With my music already started, I had to make a quick decision. Rather than dwell on all of the specific details of drinking or not drinking, kissing or not kissing, I decided on a completely new character premise. In that split second, I arbitrarily chose to allow my character to actually “hear” the music, and once that happened, a little dance worked its way into my body. With the new choice made, I had to maintain that silly little dance-premise throughout the number. This paradoxically small/big change gave me different energy, different internal dialog and (obviously) a significantly different performance. Faster, lighter, peppier, and mostly in my head extremely distracting.
The crowd responded well, but more importantly to me as I exited the stage, the director met me in the wing with a huge grin and a high five. It was a good feeling to know that, in a moment of crisis, I was able to go onstage and make on-the-fly choices that, to the audience, appeared to be planned and well rehearsed.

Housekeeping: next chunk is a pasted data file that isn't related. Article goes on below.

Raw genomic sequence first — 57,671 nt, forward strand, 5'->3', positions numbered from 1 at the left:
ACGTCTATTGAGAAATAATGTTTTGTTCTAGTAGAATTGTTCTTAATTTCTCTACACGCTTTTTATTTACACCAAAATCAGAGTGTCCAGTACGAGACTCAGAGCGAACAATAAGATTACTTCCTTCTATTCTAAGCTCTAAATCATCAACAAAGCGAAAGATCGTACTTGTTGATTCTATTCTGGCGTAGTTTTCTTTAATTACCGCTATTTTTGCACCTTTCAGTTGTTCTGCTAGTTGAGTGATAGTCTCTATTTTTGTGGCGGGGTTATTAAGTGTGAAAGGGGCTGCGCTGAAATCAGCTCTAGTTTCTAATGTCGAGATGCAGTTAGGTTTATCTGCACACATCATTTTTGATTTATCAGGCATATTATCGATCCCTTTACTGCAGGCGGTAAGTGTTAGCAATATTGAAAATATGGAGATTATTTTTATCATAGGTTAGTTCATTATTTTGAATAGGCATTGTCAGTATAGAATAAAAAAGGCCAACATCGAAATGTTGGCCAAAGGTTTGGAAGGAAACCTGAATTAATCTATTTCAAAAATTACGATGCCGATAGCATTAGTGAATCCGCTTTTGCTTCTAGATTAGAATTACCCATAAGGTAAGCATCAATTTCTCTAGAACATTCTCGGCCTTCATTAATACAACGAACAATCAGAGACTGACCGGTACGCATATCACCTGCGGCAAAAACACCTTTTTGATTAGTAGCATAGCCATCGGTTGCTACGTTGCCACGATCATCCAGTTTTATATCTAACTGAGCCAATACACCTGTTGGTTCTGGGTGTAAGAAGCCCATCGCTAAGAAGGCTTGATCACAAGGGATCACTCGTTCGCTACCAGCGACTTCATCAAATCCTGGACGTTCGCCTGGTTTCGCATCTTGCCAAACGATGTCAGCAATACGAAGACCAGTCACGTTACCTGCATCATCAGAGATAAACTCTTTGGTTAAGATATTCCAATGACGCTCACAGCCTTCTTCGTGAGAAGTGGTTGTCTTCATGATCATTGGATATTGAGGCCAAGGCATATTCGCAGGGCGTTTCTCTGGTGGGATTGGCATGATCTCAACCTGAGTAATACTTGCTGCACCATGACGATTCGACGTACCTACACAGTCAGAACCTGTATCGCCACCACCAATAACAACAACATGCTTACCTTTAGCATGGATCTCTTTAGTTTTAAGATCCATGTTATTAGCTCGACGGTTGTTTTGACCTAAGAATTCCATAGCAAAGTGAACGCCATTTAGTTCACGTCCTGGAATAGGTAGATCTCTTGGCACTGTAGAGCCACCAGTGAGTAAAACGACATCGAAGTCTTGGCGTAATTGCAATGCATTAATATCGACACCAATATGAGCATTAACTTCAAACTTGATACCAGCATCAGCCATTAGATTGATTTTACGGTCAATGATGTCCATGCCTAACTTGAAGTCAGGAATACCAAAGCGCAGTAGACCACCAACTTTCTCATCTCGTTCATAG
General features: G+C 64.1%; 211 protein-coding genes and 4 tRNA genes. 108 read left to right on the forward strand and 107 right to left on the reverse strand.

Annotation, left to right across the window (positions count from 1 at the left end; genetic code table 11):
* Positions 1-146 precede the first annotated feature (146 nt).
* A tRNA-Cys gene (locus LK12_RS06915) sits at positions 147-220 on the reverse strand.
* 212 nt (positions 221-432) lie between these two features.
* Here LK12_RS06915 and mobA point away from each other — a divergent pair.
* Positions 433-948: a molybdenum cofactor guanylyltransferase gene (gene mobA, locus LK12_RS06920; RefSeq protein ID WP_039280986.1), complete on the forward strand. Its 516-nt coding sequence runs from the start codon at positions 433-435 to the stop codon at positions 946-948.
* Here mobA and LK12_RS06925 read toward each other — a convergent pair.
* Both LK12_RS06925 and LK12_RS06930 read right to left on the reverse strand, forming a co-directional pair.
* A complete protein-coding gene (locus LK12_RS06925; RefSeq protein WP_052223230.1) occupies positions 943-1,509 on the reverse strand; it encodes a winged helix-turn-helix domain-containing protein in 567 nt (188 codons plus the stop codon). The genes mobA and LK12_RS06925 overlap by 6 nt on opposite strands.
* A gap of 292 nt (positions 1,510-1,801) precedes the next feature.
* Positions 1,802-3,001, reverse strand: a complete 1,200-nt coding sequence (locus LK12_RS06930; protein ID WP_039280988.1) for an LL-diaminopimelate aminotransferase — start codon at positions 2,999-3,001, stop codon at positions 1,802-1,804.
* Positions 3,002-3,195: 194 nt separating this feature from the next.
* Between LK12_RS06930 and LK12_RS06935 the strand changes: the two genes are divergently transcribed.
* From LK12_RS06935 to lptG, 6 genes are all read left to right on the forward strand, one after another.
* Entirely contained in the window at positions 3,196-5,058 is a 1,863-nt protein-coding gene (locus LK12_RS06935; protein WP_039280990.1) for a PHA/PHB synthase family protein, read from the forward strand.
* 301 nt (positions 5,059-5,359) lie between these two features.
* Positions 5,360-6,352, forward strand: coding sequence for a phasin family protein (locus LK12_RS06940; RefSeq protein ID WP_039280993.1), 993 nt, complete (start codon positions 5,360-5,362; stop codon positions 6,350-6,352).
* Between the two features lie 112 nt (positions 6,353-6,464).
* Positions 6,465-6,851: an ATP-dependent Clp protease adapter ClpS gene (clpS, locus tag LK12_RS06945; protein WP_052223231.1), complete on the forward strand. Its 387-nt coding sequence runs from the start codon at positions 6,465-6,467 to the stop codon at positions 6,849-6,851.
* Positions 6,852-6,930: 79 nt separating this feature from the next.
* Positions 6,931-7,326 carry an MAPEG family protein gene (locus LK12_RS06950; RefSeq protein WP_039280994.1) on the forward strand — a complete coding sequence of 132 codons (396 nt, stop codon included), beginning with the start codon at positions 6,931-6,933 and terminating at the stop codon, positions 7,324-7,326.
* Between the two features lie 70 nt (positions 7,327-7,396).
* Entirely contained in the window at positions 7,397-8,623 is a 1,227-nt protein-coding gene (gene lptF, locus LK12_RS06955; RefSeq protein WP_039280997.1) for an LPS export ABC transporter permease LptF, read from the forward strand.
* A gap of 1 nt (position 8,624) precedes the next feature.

I can attribute that day’s victory to time spent at The Celebration Barn Theater.
The Celebration Barn Theater (www.CelebrationBarn.com) is nestled in the woods of Western Maine, USA. The school offers workshops throughout the summer, typically running between one and four weeks each. Internationally acclaimed instructors guide students through various aspects of performing arts. I’ve attended workshops on voice, mime, stage combat, circus arts, dance, and story telling, each of them adding value to and impacting my career as a circus/variety performing artist. There are several work spaces including the small theater and three additional studio spaces in the facility’s main building in addition to the vast outdoors. Up to twenty or so students typically stay in the facilities’ boarding rooms (double occupancy) and share a well-stocked kitchen. Or, if one chooses, food may be provided and the meal prep staff happily caters to custom diets.